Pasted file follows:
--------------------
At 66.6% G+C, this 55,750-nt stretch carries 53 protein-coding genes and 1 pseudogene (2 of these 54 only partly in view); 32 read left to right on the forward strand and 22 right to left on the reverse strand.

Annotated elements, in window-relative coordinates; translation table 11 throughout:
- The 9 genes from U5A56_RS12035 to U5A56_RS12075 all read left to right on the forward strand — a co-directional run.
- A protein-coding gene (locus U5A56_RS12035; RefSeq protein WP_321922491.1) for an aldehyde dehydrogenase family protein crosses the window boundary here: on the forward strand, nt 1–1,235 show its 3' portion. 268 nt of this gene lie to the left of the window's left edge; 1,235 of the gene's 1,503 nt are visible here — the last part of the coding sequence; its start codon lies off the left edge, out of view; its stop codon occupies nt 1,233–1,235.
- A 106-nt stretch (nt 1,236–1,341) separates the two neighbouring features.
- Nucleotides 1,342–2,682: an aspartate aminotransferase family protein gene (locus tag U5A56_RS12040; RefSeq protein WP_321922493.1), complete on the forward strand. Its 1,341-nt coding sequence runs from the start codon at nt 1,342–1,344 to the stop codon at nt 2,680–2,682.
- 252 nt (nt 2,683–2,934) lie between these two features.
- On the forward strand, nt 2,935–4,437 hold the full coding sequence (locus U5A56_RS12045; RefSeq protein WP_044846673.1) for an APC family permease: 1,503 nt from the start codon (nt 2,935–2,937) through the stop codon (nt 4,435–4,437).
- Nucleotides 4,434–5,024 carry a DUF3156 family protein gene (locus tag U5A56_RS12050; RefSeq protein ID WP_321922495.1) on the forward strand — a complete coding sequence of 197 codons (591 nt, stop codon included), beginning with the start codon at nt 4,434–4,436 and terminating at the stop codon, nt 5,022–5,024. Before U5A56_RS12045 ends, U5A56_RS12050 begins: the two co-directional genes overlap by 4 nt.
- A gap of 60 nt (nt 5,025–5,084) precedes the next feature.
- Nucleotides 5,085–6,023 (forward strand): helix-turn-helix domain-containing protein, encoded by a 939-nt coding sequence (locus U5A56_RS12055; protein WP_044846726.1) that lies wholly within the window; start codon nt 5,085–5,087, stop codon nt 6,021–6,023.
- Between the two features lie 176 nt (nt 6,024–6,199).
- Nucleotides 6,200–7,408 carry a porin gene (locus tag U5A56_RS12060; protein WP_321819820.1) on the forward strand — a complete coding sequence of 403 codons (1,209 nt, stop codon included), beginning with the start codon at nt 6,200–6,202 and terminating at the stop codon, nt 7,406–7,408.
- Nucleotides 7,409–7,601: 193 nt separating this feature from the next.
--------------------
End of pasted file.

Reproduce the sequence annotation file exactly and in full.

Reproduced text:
At 66.6% G+C, this 55,750-nt stretch carries 53 protein-coding genes and 1 pseudogene (2 of these 54 only partly in view); 32 read left to right on the forward strand and 22 right to left on the reverse strand.

Annotated elements, in window-relative coordinates; translation table 11 throughout:
- The 9 genes from U5A56_RS12035 to U5A56_RS12075 all read left to right on the forward strand — a co-directional run.
- A protein-coding gene (locus U5A56_RS12035; RefSeq protein WP_321922491.1) for an aldehyde dehydrogenase family protein crosses the window boundary here: on the forward strand, nt 1–1,235 show its 3' portion. 268 nt of this gene lie to the left of the window's left edge; 1,235 of the gene's 1,503 nt are visible here — the last part of the coding sequence; its start codon lies off the left edge, out of view; its stop codon occupies nt 1,233–1,235.
- A 106-nt stretch (nt 1,236–1,341) separates the two neighbouring features.
- Nucleotides 1,342–2,682: an aspartate aminotransferase family protein gene (locus tag U5A56_RS12040; RefSeq protein WP_321922493.1), complete on the forward strand. Its 1,341-nt coding sequence runs from the start codon at nt 1,342–1,344 to the stop codon at nt 2,680–2,682.
- 252 nt (nt 2,683–2,934) lie between these two features.
- On the forward strand, nt 2,935–4,437 hold the full coding sequence (locus U5A56_RS12045; RefSeq protein WP_044846673.1) for an APC family permease: 1,503 nt from the start codon (nt 2,935–2,937) through the stop codon (nt 4,435–4,437).
- Nucleotides 4,434–5,024 carry a DUF3156 family protein gene (locus tag U5A56_RS12050; RefSeq protein ID WP_321922495.1) on the forward strand — a complete coding sequence of 197 codons (591 nt, stop codon included), beginning with the start codon at nt 4,434–4,436 and terminating at the stop codon, nt 5,022–5,024. Before U5A56_RS12045 ends, U5A56_RS12050 begins: the two co-directional genes overlap by 4 nt.
- A gap of 60 nt (nt 5,025–5,084) precedes the next feature.
- Nucleotides 5,085–6,023 (forward strand): helix-turn-helix domain-containing protein, encoded by a 939-nt coding sequence (locus U5A56_RS12055; protein WP_044846726.1) that lies wholly within the window; start codon nt 5,085–5,087, stop codon nt 6,021–6,023.
- Between the two features lie 176 nt (nt 6,024–6,199).
- Nucleotides 6,200–7,408 carry a porin gene (locus tag U5A56_RS12060; protein WP_321819820.1) on the forward strand — a complete coding sequence of 403 codons (1,209 nt, stop codon included), beginning with the start codon at nt 6,200–6,202 and terminating at the stop codon, nt 7,406–7,408.
- Nucleotides 7,409–7,601: 193 nt separating this feature from the next.